It’s unfortunate, but all of us know at least one person that has been diagnosed with some form of cancer. The treatment, therapy and recovery when going through a form of cancer can be such a draining time both mentally and physically. Since we’ve been lucky to have guest Blogger, David Haas from the Mesothelioma Cancer Alliance join us for a post today, I’ll let him explain the new findings discussing the benefits of moderate physical activity for cancer patients:
Doctors have often recommended that patients undergoing treatment for cancer minimize their physical activity and get plenty of bed rest, but recent evidence from UPenn has shown that moderate amounts of physical activity can offer significant benefits for cancer patients. In the past, it was thought that allowing the body to spend large amounts of time resting and recuperating would aid in the recovery process; however, it has now been shown that cancer patients can improve their chances of survival, their quality of life and their energy levels by engaging in moderate physical activity if they are capable.
Exercise for cancer patients should be moderate in intensity, and mirrors the guidelines normally set for healthy adults. Simply walking for thirty minutes a day for five days out of the week is enough to gain practically all of the benefits afforded by exercise. In addition, resistance training may also be useful for cancer patients. Cancer patients often experience weight fluctuations while undergoing treatment; cancers that are hormone based such as breast cancer often cause significant weight gain in the form of additional fat deposits while cancers that affect the integrity of the digestive system can cause weight loss due to the patient not having an appetite or not being able to absorb nutrients as efficiently as they are used to. In the former case, exercise can help prevent the fat gain by increasing the number burned by the patient’s body; in the latter case, exercise will help preserve lean muscle mass by actively engaging the patient’s muscle tissue during exercise. Regardless of the type of cancer, exercise can help to stabilize the patient’s weight and prevent unwanted fat gain or muscle loss.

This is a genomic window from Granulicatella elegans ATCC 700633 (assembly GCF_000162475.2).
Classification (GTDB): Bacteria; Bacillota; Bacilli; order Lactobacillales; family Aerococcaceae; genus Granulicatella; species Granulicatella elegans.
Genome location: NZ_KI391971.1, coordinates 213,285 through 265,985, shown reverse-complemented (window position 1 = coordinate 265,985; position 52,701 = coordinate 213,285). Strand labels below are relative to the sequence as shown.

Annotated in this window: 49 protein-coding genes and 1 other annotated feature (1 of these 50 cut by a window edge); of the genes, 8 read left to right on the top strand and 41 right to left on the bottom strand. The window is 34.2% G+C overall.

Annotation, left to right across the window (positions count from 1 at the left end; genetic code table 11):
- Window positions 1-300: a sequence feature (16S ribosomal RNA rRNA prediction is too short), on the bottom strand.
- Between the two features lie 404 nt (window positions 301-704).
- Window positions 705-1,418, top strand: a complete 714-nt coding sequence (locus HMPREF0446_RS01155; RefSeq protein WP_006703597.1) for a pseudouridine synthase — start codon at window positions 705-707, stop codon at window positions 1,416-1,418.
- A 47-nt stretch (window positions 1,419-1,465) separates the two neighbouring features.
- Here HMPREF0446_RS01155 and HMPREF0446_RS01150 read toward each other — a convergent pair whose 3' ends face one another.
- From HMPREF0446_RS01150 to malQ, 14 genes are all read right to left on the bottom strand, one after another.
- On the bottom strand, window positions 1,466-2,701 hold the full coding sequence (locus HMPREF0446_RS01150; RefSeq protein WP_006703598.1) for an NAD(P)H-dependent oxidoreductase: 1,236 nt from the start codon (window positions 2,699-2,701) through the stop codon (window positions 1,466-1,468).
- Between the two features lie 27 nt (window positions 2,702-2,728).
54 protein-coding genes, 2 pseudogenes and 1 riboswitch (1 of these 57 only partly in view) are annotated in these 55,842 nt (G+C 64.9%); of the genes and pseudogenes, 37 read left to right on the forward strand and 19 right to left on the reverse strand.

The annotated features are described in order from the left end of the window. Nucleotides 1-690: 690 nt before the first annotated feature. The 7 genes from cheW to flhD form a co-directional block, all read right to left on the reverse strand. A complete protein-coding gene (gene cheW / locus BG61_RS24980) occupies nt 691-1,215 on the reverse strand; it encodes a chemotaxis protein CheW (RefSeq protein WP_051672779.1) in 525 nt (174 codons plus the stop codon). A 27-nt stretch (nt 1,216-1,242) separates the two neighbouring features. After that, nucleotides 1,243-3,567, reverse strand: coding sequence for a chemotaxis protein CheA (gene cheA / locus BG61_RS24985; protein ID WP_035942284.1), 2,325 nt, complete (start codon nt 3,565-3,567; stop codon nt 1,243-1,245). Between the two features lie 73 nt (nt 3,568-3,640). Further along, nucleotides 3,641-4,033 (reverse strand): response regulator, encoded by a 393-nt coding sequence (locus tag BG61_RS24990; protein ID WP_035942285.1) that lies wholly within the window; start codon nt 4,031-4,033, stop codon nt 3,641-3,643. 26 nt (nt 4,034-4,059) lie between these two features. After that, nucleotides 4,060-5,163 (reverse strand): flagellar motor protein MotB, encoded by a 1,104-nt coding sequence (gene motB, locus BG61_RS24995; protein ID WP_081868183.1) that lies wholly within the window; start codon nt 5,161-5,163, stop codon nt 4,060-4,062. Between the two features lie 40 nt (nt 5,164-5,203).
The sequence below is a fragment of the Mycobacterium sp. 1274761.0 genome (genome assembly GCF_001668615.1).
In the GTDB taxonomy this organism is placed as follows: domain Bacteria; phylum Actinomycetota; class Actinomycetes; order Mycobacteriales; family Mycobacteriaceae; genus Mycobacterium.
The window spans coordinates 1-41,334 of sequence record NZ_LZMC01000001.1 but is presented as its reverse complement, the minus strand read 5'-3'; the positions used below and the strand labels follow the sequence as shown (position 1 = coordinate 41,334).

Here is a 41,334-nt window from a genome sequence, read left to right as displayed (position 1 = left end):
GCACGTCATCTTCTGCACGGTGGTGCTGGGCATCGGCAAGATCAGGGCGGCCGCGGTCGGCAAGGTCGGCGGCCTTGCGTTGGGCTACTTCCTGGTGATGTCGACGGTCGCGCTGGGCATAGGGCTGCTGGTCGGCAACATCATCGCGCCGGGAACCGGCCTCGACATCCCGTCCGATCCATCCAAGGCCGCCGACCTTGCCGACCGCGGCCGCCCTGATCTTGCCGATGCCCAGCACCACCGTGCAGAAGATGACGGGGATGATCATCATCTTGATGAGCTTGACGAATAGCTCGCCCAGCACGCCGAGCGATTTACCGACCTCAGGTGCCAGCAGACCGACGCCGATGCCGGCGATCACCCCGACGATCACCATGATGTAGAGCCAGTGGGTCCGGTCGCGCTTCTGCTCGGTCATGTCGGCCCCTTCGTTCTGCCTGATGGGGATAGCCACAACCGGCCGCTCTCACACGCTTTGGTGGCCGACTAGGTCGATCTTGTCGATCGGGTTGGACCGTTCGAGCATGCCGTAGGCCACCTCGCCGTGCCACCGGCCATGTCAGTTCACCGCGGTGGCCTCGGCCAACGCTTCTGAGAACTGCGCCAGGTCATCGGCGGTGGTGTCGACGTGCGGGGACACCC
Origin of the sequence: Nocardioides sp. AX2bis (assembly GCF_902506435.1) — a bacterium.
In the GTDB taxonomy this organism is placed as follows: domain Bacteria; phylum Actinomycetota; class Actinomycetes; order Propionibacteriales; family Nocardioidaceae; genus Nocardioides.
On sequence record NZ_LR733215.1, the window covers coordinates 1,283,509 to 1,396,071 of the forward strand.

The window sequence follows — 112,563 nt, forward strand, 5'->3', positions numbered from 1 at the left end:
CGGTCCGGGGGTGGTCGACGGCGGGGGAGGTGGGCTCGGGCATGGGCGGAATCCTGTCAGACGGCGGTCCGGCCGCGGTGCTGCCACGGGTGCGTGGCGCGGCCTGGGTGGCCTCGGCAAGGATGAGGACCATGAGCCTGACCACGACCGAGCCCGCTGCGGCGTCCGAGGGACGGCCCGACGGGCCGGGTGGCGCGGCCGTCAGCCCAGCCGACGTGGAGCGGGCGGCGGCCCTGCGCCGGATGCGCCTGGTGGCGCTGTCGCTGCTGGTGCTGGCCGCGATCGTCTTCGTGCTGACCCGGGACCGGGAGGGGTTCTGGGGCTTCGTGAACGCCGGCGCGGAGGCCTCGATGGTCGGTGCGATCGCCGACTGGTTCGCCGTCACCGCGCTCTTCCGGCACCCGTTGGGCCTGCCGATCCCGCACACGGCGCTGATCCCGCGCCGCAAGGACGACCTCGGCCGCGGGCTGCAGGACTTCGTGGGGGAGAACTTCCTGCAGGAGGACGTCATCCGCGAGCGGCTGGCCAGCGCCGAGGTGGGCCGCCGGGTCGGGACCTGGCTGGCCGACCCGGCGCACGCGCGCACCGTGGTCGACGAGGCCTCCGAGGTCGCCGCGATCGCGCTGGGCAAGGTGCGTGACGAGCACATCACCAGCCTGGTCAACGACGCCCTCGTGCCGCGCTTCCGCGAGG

Cancer patients, like anyone else, should take care to listen to their body while performing exercise. A medical professional can help guide patients on what type of exercise is suitable for them; for example, patients being treated for breast cancer who have had biopsies or lumpectomies performed may sustain injury from doing any exercises that work the upper body, as muscle tissue is often damaged by those surgeries. Experiencing aches and fatigue from performing exercise is usually not an issue, but any sort of sharp or stabbing pains indicate a more serious problem and patients should not perform exercise that is uncomfortable.
The data collected in clinical studies points to patients undergoing cancer treatment receiving a positive benefit from physical activity. It is likely that this will result in a shift in the treatment paradigm in oncology, with oncologists stressing the need for their patients to perform reasonable exercise at a frequency similar to healthy adults rather than suggesting that their patients remain sedentary and inactive.